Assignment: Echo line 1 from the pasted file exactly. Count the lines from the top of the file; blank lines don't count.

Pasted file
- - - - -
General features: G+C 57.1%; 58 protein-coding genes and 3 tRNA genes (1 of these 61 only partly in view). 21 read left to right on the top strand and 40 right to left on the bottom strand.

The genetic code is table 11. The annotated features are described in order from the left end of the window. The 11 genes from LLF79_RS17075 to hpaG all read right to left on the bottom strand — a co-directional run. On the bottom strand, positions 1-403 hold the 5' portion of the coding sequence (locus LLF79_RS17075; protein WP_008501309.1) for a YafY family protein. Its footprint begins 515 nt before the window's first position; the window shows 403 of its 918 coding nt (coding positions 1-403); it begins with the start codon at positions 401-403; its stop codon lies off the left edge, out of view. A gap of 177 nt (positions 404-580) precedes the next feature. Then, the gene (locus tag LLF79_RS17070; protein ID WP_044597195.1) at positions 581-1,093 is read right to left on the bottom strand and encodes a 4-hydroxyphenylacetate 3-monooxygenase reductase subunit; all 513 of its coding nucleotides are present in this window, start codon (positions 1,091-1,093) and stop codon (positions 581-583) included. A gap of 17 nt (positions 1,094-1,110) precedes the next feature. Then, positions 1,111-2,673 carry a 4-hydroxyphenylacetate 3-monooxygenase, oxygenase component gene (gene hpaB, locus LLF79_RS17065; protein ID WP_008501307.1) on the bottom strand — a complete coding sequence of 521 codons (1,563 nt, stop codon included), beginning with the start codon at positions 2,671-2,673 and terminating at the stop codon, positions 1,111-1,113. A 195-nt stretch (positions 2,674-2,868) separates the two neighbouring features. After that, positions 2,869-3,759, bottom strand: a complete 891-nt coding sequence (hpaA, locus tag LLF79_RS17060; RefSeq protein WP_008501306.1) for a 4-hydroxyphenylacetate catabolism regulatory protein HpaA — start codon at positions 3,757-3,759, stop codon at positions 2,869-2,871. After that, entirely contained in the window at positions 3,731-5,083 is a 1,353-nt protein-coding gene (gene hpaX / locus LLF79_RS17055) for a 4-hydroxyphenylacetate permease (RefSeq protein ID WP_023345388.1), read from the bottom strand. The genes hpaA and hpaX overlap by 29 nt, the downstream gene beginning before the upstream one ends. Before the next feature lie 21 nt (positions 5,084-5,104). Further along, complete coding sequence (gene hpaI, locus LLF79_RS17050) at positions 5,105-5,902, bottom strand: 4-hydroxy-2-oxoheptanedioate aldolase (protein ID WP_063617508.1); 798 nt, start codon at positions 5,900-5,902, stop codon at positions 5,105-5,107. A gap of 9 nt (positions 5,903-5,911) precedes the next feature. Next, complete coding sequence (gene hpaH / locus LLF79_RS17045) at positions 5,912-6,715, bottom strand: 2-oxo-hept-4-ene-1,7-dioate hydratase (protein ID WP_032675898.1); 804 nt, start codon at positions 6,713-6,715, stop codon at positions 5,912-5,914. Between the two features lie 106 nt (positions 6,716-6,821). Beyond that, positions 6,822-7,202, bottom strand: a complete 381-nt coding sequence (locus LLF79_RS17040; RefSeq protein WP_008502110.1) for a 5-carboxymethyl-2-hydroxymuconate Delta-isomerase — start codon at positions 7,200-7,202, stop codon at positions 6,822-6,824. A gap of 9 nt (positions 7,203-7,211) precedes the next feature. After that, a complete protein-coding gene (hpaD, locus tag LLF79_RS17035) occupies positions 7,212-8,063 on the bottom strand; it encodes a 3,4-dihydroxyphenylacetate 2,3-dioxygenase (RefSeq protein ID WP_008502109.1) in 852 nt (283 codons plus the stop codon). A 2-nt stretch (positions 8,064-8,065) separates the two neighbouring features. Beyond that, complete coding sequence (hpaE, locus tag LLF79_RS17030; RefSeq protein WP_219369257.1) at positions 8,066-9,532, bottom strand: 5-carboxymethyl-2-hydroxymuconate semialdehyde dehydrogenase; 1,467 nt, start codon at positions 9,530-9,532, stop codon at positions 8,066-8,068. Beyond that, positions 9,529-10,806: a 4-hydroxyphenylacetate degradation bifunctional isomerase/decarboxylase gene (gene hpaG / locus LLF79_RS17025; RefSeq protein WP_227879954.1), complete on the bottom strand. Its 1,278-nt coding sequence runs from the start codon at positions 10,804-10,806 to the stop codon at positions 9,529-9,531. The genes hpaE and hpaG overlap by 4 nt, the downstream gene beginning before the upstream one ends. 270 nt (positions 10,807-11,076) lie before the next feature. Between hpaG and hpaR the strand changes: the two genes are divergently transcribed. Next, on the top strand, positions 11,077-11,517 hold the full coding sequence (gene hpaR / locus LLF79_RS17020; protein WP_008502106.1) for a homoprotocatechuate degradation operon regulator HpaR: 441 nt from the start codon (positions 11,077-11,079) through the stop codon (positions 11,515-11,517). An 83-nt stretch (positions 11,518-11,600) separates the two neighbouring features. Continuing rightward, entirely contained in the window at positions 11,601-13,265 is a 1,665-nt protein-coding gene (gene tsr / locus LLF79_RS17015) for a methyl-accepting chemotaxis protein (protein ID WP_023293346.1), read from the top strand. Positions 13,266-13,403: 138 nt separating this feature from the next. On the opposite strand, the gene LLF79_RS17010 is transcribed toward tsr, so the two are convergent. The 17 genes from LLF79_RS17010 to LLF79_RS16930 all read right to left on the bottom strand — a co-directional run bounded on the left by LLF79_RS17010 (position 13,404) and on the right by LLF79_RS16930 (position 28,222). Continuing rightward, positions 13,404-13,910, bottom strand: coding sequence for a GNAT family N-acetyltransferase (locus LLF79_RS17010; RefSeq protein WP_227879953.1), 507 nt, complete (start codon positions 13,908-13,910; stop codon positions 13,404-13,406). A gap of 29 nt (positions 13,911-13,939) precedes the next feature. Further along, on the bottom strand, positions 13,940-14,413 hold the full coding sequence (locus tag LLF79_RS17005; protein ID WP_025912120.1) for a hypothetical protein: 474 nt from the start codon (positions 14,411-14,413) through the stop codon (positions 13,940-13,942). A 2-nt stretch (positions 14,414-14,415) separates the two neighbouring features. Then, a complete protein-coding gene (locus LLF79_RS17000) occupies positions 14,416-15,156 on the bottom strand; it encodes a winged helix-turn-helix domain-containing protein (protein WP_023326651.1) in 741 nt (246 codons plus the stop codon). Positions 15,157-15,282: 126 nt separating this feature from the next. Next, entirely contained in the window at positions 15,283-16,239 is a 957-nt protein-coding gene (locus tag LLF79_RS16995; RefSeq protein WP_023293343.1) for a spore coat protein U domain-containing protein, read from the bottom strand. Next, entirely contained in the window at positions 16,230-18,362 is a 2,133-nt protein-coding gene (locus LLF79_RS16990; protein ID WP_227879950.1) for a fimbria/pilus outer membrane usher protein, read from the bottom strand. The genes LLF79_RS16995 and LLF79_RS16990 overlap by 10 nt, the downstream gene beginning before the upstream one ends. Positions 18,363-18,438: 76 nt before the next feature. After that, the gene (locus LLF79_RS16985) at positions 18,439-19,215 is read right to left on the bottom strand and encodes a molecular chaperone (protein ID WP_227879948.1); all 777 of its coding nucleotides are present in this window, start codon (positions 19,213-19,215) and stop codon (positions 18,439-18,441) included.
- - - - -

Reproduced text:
General features: G+C 57.1%; 58 protein-coding genes and 3 tRNA genes (1 of these 61 only partly in view). 21 read left to right on the top strand and 40 right to left on the bottom strand.